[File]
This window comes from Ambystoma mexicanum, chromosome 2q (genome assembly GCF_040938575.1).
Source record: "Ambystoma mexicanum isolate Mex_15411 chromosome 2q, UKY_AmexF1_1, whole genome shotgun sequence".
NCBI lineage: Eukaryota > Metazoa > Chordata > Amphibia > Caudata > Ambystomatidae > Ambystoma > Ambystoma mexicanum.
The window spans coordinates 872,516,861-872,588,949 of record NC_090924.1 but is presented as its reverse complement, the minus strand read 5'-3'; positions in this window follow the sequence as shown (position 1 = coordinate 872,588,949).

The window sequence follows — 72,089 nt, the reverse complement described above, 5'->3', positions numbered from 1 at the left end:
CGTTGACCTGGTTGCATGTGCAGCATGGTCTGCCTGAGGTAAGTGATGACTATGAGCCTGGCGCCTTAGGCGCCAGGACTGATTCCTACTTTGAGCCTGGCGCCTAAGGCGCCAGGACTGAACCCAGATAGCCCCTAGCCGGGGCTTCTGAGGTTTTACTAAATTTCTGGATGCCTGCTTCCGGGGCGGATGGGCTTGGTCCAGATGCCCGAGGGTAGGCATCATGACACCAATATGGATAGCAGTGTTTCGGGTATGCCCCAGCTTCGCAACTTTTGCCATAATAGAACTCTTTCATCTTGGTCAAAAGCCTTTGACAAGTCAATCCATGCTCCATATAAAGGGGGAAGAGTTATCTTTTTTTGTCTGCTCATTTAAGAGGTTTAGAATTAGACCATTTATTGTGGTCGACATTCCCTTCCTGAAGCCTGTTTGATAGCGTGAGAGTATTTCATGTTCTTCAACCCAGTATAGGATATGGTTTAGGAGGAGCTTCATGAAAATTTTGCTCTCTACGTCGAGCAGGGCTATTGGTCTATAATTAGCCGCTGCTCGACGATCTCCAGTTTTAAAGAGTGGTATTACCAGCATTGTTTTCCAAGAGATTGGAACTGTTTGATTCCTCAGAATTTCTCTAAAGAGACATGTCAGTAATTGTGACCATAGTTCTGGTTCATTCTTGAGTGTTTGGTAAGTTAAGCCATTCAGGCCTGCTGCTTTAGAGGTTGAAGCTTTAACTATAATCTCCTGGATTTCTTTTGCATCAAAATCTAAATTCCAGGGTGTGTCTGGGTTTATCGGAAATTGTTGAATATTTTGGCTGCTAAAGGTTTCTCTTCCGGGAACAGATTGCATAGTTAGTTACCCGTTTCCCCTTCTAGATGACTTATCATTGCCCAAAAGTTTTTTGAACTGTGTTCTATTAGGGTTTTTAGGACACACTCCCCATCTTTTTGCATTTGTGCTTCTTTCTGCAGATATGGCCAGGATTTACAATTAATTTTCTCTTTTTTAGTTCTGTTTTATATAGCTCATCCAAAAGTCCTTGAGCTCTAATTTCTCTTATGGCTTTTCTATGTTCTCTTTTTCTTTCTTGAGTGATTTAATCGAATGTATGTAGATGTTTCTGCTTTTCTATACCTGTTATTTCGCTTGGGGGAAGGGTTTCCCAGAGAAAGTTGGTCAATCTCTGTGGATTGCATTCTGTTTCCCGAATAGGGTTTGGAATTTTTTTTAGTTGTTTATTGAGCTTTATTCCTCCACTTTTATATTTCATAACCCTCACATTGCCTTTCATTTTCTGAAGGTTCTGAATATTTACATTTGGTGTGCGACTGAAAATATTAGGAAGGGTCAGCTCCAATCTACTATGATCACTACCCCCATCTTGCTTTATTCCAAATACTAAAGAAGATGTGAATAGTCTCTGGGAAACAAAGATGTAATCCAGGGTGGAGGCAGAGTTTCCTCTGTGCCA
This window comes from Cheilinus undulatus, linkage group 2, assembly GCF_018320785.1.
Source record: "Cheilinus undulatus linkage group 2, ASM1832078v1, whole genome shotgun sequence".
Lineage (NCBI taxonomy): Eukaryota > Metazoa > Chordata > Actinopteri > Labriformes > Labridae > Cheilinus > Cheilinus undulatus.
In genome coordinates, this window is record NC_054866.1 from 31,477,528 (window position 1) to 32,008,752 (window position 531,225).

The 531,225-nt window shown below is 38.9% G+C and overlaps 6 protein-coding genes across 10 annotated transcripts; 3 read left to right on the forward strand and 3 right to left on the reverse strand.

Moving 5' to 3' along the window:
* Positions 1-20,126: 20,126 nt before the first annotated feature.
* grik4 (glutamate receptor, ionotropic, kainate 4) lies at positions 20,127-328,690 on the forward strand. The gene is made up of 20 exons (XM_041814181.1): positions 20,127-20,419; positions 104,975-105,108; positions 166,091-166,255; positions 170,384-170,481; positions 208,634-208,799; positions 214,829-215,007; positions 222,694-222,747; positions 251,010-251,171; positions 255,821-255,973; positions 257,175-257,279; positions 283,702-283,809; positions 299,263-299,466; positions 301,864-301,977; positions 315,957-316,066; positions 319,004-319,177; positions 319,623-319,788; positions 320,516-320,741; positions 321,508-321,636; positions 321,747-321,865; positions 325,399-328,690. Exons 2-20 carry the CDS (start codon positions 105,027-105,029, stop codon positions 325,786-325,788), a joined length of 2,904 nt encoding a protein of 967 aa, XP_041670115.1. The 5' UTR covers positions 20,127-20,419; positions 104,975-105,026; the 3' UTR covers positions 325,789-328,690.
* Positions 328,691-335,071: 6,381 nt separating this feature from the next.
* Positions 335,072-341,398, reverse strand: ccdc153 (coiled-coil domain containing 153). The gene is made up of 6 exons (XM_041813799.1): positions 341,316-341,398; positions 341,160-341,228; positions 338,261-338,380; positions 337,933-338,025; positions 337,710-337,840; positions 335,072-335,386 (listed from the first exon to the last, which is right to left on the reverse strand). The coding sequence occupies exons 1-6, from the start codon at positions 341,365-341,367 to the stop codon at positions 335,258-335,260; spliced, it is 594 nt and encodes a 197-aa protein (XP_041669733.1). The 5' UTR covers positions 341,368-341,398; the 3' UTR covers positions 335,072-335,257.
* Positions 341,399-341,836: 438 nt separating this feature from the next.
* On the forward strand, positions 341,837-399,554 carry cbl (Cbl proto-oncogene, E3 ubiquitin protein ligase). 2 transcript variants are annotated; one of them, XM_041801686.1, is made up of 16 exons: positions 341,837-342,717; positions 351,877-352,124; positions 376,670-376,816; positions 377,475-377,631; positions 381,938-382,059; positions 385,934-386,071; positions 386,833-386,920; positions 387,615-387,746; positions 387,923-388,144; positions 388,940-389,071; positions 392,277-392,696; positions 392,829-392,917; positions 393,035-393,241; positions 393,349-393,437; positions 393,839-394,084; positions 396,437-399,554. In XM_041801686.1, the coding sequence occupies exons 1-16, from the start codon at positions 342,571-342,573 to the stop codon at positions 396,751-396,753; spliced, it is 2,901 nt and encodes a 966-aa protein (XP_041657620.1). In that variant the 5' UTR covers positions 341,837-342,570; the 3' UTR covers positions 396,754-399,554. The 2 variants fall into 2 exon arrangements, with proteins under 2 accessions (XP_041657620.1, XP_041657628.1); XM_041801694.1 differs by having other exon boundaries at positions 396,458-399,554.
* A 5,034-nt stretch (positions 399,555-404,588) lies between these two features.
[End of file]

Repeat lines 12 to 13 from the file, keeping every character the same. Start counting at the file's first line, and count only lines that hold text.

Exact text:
Moving 5' to 3' along the window:
* Positions 1-20,126: 20,126 nt before the first annotated feature.